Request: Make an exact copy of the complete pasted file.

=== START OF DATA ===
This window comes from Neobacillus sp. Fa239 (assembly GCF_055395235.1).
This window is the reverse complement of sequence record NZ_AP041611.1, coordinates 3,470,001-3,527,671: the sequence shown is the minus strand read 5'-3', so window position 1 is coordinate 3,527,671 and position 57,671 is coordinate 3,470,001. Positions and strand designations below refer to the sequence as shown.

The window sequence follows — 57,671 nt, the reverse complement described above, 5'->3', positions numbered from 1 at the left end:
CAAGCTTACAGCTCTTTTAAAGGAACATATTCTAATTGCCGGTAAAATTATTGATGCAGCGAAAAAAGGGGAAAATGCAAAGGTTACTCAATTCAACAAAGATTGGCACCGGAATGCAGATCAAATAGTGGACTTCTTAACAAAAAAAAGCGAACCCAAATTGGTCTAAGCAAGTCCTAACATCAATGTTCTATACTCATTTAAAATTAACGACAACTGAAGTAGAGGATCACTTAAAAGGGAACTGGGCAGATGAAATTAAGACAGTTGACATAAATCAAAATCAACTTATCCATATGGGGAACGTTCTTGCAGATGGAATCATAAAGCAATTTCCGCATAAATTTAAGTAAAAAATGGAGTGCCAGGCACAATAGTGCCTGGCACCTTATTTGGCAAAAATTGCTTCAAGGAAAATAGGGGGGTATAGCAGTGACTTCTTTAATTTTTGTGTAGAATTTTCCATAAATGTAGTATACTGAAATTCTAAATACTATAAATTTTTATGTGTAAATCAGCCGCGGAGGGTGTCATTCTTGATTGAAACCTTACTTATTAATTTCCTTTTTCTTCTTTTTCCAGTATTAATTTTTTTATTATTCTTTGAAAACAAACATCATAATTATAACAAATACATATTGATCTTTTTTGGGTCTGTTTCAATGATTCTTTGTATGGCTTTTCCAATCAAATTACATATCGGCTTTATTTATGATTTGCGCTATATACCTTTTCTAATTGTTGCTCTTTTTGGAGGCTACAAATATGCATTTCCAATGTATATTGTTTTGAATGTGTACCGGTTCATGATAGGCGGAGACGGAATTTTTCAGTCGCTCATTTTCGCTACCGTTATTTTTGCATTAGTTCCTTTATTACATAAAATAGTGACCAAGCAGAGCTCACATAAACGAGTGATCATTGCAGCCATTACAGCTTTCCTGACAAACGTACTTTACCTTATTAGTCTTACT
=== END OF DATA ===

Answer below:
This window comes from Neobacillus sp. Fa239 (assembly GCF_055395235.1).
This window is the reverse complement of sequence record NZ_AP041611.1, coordinates 3,470,001-3,527,671: the sequence shown is the minus strand read 5'-3', so window position 1 is coordinate 3,527,671 and position 57,671 is coordinate 3,470,001. Positions and strand designations below refer to the sequence as shown.

The window sequence follows — 57,671 nt, the reverse complement described above, 5'->3', positions numbered from 1 at the left end:
CAAGCTTACAGCTCTTTTAAAGGAACATATTCTAATTGCCGGTAAAATTATTGATGCAGCGAAAAAAGGGGAAAATGCAAAGGTTACTCAATTCAACAAAGATTGGCACCGGAATGCAGATCAAATAGTGGACTTCTTAACAAAAAAAAGCGAACCCAAATTGGTCTAAGCAAGTCCTAACATCAATGTTCTATACTCATTTAAAATTAACGACAACTGAAGTAGAGGATCACTTAAAAGGGAACTGGGCAGATGAAATTAAGACAGTTGACATAAATCAAAATCAACTTATCCATATGGGGAACGTTCTTGCAGATGGAATCATAAAGCAATTTCCGCATAAATTTAAGTAAAAAATGGAGTGCCAGGCACAATAGTGCCTGGCACCTTATTTGGCAAAAATTGCTTCAAGGAAAATAGGGGGGTATAGCAGTGACTTCTTTAATTTTTGTGTAGAATTTTCCATAAATGTAGTATACTGAAATTCTAAATACTATAAATTTTTATGTGTAAATCAGCCGCGGAGGGTGTCATTCTTGATTGAAACCTTACTTATTAATTTCCTTTTTCTTCTTTTTCCAGTATTAATTTTTTTATTATTCTTTGAAAACAAACATCATAATTATAACAAATACATATTGATCTTTTTTGGGTCTGTTTCAATGATTCTTTGTATGGCTTTTCCAATCAAATTACATATCGGCTTTATTTATGATTTGCGCTATATACCTTTTCTAATTGTTGCTCTTTTTGGAGGCTACAAATATGCATTTCCAATGTATATTGTTTTGAATGTGTACCGGTTCATGATAGGCGGAGACGGAATTTTTCAGTCGCTCATTTTCGCTACCGTTATTTTTGCATTAGTTCCTTTATTACATAAAATAGTGACCAAGCAGAGCTCACATAAACGAGTGATCATTGCAGCCATTACAGCTTTCCTGACAAACGTACTTTACCTTATTAGTCTTACT